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Weight Loss, Fitness & Health Weight Loss, Fitness & Health

When did it get easier for you?

Posted by on Apr. 25, 2013 at 7:15 PM
  • 3 Replies

First off this is a question specifically for women who are over 250 lbs or were and workout regularly.


I have been working out consistently for 3 weeks, atleast 4 days a week of cardio, and maybe 2 days of strength.  It's not my first rodeo, I used to be really fit in high school, not thin, but MUCH lighter than I am now. (Currently 282.4 down from 314).  To the point, while I've seen fantastic strides in my aerobic health (far less out of breath)  and have graduated from a 20 minute WATP video to a 30 WATP,  I still have significant burning in my muscles.  I do squats and lunges, I also mix up my videos with dance toning including a ballet segment that is quite vigourous and believe me, hard.  I'm just wondering how long it took you to see a decrease in the "burn".  It becomes so uncomfortable I find it hard to continue, when I know aerobically I could do more. It is really frustrating.  I would also like to mention I know workout should never be EASY otherwise it's not a workout, and I also know, because I'm heavier it automatically will cause more muscle burn for me than say someone who is only 130 lbs.


So tell me, how long did it take you before the burn subsided and you had to push harder to get it?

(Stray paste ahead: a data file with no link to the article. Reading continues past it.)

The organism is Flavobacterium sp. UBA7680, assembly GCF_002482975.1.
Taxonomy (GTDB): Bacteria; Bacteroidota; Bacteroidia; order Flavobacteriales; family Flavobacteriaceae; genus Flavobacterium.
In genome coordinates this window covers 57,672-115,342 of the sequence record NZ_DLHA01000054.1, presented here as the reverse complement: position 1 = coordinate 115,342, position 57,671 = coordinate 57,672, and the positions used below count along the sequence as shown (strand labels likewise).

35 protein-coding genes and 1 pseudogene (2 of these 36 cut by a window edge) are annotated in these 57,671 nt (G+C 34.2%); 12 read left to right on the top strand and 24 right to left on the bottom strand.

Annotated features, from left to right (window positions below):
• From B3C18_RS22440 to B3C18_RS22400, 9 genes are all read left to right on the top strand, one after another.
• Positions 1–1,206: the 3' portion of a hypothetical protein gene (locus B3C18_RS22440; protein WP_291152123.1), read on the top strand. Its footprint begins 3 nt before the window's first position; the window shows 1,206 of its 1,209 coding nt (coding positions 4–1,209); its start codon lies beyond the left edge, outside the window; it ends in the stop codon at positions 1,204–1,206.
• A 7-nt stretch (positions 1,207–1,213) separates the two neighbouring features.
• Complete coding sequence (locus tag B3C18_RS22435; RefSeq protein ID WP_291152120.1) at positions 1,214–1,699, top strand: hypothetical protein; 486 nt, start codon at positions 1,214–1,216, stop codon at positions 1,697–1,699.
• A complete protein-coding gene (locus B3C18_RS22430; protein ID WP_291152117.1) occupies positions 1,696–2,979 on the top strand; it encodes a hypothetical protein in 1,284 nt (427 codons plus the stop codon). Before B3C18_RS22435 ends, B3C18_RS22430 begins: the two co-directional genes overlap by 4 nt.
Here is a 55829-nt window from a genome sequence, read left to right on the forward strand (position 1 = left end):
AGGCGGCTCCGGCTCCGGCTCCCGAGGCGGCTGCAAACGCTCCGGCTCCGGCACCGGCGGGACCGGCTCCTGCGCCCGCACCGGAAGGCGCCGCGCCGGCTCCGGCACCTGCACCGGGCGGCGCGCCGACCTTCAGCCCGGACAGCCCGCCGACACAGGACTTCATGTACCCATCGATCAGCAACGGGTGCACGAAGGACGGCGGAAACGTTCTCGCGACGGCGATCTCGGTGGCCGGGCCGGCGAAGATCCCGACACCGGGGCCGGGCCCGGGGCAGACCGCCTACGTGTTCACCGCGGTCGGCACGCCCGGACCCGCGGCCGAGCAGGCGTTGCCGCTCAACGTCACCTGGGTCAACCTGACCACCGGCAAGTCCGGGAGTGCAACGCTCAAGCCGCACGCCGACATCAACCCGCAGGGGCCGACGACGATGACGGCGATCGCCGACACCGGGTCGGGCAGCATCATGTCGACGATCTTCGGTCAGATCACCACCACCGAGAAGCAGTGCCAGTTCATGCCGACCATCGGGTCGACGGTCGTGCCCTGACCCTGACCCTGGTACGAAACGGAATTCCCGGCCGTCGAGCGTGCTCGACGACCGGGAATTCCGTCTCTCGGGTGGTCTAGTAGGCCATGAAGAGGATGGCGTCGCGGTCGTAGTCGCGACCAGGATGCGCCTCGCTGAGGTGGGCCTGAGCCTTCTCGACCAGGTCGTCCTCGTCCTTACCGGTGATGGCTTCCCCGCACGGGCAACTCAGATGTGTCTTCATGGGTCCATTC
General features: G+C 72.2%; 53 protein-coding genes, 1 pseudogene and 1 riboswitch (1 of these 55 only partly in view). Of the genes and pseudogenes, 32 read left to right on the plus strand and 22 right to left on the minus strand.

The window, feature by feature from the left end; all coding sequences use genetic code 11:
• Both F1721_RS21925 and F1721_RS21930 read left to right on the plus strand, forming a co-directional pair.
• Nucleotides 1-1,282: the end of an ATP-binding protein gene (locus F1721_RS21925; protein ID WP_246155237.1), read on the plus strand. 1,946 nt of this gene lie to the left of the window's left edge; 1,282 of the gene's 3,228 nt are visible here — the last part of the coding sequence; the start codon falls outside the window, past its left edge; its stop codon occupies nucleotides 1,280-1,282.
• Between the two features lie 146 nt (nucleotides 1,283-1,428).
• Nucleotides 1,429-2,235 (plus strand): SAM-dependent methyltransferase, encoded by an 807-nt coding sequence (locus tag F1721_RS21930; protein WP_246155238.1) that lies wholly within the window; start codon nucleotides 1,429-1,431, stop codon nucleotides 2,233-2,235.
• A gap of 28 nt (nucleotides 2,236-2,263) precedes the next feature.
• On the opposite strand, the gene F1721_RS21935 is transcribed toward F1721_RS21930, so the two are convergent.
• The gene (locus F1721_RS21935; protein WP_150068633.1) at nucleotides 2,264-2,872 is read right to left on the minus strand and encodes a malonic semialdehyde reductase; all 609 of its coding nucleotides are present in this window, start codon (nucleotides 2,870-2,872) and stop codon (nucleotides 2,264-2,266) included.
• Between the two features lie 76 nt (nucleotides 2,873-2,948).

by on Apr. 25, 2013 at 7:15 PM
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musicpisces
by Suzanne on Apr. 26, 2013 at 2:47 AM

Hmmm...  Honestly, it's hard to say.  I was 269 when I started, and I picked up running when I hit 250 (I was in the gym some, walking, and doing DVDs before that).  Running was a major struggle for a long time, and I kept my effort the same, but my pace got better.  Even now that I'm around 100 lbs down, my HR is still about the same it was when I started out (around 155-160 for a good hard run).  I think it just changes.  I wish I could say, "Oh, it got to where workouts weren't impossible around 210" or something more definitive, but really, in my case, I'd always been fairly active, walking and lifting weights, I just really out-ate my workouts.  Running was a MAJOR struggle, and I'd say it took a couple of months to not feel like I was going to die by the end, but again, I kept my effort up, and with that came speed over time.  I have consistently added new workouts, so my body is constantly being challenged, and I get sore all the time.  Some workouts I struggle through right from the start, some not.  But I've always kept my effort up, and just slowly seen an improvement in my endurance and such over that time.

Suzanne

"Don't sacrifice what you want most for what you want right now."

itsm3
by on Apr. 26, 2013 at 9:15 AM

IMO, it never gets easier; you just get better!  keep it up, keep challenging yourself and you WILL get better!

youllneverknow
by Bronze Member on Apr. 26, 2013 at 1:33 PM
Well i fell off the wagon and gained it all back plus some but when i got down to 190 (I'm back to 248 Right now) I looked forward to my workouts and felt a rush while i did them. I honestly think once i hit onederland I felt better about myself which made it easier. What is keeping me going this time is that i just found loads of stretch marks all over my body in places i don't normally notice. So i refuse to stop. I've been borderline religious with my calorie cOunting this time around and once this semester is over I'm going to start exercising a lot more again.
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